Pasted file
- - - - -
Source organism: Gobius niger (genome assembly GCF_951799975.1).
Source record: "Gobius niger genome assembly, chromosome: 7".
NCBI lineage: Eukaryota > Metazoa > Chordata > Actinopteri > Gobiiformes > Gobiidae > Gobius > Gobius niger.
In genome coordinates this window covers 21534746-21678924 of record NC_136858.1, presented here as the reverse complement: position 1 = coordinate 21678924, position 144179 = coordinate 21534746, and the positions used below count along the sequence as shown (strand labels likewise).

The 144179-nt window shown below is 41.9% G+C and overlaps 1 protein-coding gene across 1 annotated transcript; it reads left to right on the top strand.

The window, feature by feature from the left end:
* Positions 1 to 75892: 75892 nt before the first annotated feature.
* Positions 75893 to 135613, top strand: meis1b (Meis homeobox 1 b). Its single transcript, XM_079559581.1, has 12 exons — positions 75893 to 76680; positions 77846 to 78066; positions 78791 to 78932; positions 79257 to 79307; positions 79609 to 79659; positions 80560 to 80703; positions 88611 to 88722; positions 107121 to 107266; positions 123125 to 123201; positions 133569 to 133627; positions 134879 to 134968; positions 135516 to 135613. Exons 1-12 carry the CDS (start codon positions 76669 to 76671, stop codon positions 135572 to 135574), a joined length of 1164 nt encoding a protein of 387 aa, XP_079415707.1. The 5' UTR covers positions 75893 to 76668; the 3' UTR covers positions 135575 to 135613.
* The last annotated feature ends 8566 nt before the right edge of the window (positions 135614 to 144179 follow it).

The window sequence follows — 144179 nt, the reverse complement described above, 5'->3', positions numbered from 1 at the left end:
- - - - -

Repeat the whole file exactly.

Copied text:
Source organism: Gobius niger (genome assembly GCF_951799975.1).
Source record: "Gobius niger genome assembly, chromosome: 7".
NCBI lineage: Eukaryota > Metazoa > Chordata > Actinopteri > Gobiiformes > Gobiidae > Gobius > Gobius niger.
In genome coordinates this window covers 21534746-21678924 of record NC_136858.1, presented here as the reverse complement: position 1 = coordinate 21678924, position 144179 = coordinate 21534746, and the positions used below count along the sequence as shown (strand labels likewise).

The 144179-nt window shown below is 41.9% G+C and overlaps 1 protein-coding gene across 1 annotated transcript; it reads left to right on the top strand.

The window, feature by feature from the left end:
* Positions 1 to 75892: 75892 nt before the first annotated feature.
* Positions 75893 to 135613, top strand: meis1b (Meis homeobox 1 b). Its single transcript, XM_079559581.1, has 12 exons — positions 75893 to 76680; positions 77846 to 78066; positions 78791 to 78932; positions 79257 to 79307; positions 79609 to 79659; positions 80560 to 80703; positions 88611 to 88722; positions 107121 to 107266; positions 123125 to 123201; positions 133569 to 133627; positions 134879 to 134968; positions 135516 to 135613. Exons 1-12 carry the CDS (start codon positions 76669 to 76671, stop codon positions 135572 to 135574), a joined length of 1164 nt encoding a protein of 387 aa, XP_079415707.1. The 5' UTR covers positions 75893 to 76668; the 3' UTR covers positions 135575 to 135613.
* The last annotated feature ends 8566 nt before the right edge of the window (positions 135614 to 144179 follow it).

The window sequence follows — 144179 nt, the reverse complement described above, 5'->3', positions numbered from 1 at the left end: